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Generally speaking, how much runout can a bicycle wheel have and still be considered true?

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    No wheel is ever truly "true". They just may have more/less runout than circumstances require. A wheel on a beater bike can be considered "true" so long as it's not rubbing. A wheel on a racing bike is not true if there is any measurable runout. – Daniel R Hicks Mar 14 '15 at 13:27
  • One to two millimetres side movement is acceptable. Same for up and down motion. The front wheel being more sensible than the rear because wobble may shake the handlebars at higher speeds. – Carel Mar 14 '15 at 16:37
  • @Carel It all depends on it's use; see Daniel's comment. Handlebar shake is the least of your concerns on a twisty 80kph descent - the entire bike shakes! – andy256 Mar 14 '15 at 21:54
  • It also depends on whether you have rim brakes or disc brakes. – Mike Baranczak Mar 15 '15 at 0:14
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If your wheel is trued (lateral movement) to within 0.5mm it is considered good. Same 0.5mm tolerance for the roundness of the wheel. Just remember that you may need to take the "stress" out of the wheel as the spokes can wind up with the torque applied to the nipple. It is that pinging sound that happens when a freshly built wheel is ridden for first time. Simply squeeze the spokes together, as though you were playing it like a harp. You should hear some pings then check if it is true and round, adjust as needed.

You mentioned it was your front wheel so you can flip it round to check if you have it dished equally (lateral offset) as is the norm for most front wheels. A blob of blutac and a pin on the fork blade can be used as a guide. And finally the wheel will go out of true with use especially during the first few rides, so check it after a couple of months.

Hope this helps.

Mark

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The standard for what "true" means varies by mechanic and the intended use of the wheel.

A perfectly true wheel, in the mechanical sense, may not be attainable. Roundness and lateral runout are measurable to .001 millimeters using commonly available shop tools. Most mechanics do not consider that tolerance necessary, but as that is the limit of the tools, that is what I would consider perfectly true. However it requires 4 things:

  1. Perfect roundness, measured by placing a gauge under the edge of the rim, and spinning the wheel.
  2. Perfect lateral runout, or rather a lack of runout. This is measured by placing a gauge at the brake track of the wheel, and rotating the wheel to track the runout.
  3. Perfect Dish. Dish refers to the centering of the rim on the axle, or in some cases between the dropouts of the frame. This is measured using a truing stand or a dishing tool.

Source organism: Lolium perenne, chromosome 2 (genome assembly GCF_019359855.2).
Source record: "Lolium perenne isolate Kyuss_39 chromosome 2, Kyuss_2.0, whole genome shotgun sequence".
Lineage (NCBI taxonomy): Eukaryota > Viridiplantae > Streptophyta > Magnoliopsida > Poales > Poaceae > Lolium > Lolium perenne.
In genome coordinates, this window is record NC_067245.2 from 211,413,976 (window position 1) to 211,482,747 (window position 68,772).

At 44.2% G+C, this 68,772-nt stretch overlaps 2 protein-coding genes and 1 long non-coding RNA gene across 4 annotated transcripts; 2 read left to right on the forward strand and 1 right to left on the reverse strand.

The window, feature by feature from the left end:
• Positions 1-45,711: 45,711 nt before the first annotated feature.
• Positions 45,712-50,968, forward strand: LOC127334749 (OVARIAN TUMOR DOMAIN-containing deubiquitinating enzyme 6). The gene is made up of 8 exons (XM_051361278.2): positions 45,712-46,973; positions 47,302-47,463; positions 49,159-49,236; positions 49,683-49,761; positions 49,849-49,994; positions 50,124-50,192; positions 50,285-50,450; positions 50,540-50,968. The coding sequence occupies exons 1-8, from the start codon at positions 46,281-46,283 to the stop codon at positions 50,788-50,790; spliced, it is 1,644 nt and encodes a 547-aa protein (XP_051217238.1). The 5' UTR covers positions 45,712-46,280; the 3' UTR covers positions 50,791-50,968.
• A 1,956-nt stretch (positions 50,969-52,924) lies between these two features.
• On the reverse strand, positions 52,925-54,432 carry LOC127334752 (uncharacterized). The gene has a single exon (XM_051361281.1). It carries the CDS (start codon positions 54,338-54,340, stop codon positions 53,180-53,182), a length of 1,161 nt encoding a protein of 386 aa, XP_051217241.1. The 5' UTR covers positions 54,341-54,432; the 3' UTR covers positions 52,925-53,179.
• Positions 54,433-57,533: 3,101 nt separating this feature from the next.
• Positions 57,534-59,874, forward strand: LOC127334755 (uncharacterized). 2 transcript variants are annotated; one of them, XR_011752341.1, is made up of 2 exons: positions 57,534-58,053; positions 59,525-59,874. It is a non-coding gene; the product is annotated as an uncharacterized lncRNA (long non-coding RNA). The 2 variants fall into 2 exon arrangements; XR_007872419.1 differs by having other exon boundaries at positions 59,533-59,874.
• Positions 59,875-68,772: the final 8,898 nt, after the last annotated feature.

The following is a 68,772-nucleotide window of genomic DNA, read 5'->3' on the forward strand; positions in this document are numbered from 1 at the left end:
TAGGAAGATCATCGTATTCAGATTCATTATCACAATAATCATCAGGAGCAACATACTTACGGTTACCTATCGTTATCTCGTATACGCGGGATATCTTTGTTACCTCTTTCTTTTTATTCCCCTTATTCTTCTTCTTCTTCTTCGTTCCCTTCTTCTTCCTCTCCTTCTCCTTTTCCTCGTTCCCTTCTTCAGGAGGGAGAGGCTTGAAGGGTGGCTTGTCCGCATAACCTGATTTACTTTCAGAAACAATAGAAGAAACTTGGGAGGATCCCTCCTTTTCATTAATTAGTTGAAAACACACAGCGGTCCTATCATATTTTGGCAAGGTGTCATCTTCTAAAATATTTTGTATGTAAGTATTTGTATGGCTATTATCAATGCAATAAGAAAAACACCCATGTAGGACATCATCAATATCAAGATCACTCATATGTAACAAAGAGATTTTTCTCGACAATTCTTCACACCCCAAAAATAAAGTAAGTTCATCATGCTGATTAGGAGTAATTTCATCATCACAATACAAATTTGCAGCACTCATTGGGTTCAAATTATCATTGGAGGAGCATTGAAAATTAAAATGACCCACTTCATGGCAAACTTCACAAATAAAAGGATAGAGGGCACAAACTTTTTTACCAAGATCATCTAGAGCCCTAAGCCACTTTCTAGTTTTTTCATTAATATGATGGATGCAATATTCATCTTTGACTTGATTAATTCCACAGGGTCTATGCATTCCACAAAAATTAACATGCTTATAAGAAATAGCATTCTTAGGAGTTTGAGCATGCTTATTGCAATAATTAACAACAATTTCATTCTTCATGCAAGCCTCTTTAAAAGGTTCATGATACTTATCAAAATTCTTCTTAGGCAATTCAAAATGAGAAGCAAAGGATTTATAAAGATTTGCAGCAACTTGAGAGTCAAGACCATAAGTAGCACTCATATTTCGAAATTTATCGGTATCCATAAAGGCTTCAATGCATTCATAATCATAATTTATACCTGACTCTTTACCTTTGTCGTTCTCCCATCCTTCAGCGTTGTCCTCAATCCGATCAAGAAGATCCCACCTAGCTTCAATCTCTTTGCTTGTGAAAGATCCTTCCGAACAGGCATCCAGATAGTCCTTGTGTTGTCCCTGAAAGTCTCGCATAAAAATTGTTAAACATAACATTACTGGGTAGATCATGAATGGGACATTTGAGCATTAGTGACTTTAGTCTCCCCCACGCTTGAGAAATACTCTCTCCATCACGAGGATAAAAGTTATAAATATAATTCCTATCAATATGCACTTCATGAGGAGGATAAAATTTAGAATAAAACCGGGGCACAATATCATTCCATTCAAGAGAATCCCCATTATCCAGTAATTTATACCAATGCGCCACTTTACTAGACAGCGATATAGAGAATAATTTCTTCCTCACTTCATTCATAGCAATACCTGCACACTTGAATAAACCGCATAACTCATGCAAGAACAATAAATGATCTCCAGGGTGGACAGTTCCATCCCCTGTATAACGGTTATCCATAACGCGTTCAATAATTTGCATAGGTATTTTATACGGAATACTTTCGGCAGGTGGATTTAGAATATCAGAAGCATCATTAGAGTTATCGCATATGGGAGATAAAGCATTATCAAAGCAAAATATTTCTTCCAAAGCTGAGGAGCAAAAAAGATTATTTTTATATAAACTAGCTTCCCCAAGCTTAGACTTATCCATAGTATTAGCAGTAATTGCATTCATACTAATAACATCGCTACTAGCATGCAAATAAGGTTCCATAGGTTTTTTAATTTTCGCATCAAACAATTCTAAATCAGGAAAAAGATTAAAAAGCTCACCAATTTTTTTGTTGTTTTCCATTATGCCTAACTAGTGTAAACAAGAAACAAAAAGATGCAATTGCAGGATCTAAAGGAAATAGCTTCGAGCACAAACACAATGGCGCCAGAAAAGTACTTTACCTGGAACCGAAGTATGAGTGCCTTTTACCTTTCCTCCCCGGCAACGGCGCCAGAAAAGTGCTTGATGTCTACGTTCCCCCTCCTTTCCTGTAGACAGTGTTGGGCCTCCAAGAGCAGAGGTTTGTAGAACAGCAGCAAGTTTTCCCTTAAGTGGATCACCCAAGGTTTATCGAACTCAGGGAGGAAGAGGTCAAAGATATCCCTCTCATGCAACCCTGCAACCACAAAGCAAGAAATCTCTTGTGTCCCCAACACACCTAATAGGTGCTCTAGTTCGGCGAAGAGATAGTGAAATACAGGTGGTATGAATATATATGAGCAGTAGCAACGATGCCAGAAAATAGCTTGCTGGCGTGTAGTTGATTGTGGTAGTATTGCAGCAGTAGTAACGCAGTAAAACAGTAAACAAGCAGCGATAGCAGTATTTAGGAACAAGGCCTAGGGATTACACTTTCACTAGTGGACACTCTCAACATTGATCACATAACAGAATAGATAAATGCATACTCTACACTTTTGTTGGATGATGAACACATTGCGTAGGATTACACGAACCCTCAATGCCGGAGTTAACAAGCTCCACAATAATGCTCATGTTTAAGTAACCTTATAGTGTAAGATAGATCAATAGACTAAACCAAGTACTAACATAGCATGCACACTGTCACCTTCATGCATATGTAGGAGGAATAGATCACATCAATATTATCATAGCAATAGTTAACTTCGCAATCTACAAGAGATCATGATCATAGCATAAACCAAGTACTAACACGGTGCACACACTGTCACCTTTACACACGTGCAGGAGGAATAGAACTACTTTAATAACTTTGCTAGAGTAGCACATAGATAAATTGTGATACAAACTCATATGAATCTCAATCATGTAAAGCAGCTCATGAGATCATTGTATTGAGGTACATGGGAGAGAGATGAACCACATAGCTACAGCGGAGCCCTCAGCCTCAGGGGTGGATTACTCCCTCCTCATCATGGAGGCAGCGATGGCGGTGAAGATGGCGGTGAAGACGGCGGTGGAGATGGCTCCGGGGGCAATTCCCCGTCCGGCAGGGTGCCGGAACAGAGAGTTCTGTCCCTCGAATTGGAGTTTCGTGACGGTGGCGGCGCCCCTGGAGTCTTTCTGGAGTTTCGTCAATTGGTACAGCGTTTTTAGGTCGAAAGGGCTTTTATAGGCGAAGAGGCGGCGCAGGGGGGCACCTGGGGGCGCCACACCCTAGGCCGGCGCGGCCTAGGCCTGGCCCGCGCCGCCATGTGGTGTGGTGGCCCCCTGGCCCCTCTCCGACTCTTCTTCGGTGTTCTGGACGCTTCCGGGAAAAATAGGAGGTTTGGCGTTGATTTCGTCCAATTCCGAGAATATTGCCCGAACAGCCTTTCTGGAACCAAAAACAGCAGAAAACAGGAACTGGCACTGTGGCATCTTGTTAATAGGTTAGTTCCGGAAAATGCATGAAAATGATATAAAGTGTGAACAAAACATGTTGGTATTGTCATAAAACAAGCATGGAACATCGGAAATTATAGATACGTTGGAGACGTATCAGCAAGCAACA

4. Perfectly even and balanced spoke tension. Measure using a tensiometer, the value here will vary significantly based on the type of spoke, the size of the rim, the material of the spoke nipple. But the constant here is that all the spokes should have exactly equal tension.

I am well aware that the description here is of a mechanically perfect wheel, and that such a thing does not exist. It would require a perfectly formed rim, a perfectly machined hub, which perfectly drilled and finished spoke holes, and that each spoke be drawn from a perfectly pure metal at exactly equal and even dimensions.

The beauty and simplicity of the bicycle wheel is that while our manufacturing tolerances are not up to that standard, the design of a spoked wheel allow you to offset the tolerances in one area with spoke tension. If a rim is not perfectly true and round, more or less spoke tension can be used to pull it true and round.

So a "perfectly" true wheel might not exist, but a functionally true wheel is relatively easy. And "perfectly" true isn't necessary.

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    The additional to all that is that even if you had a mechanically perfect wheel, you still need to add a tyre (and maybe tube) to the setup. They aren't nearly as adjustable as a wheel. – Deleted User Apr 17 '15 at 17:05
  • A great summary. Any standards or rules of thumb on an acceptable amount of out-of-round, lateral runout and dish? I am looking at the front wheel I just built and wondering if there is much worth trying to do better than 0.5 mm out of round. (This is coming from a hobbyist perspective.) – Rider_X Apr 17 '15 at 19:30
  • What runout is acceptable depends on the use of the wheel, and the manufacturer. Xentis uses .2mm as acceptable runout. Lightweight, because of their manufacturing process, uses 1mm. I personally find anything more than .25mm to be an annoyance. But .5mm is not likely to be an issue. If you have doubts, check with the wheel or rim manufacturer. – zenbike Apr 18 '15 at 23:26
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Wheelbuilding machines can be configured for a .1mm precision. But the choice of tolerance is up to the wheel factory. Best machine-built wheels are trued to this maximum of .1mm precision, which is pretty good. Most man-built wheels have a run-out around .5 mm when new.

But when you are building your own wheel, or you are fixing it, a tolerance of around 1 mm is acceptable imho. More than 2mm and you will have problems with brake pads or you may feel some shaking while riding.

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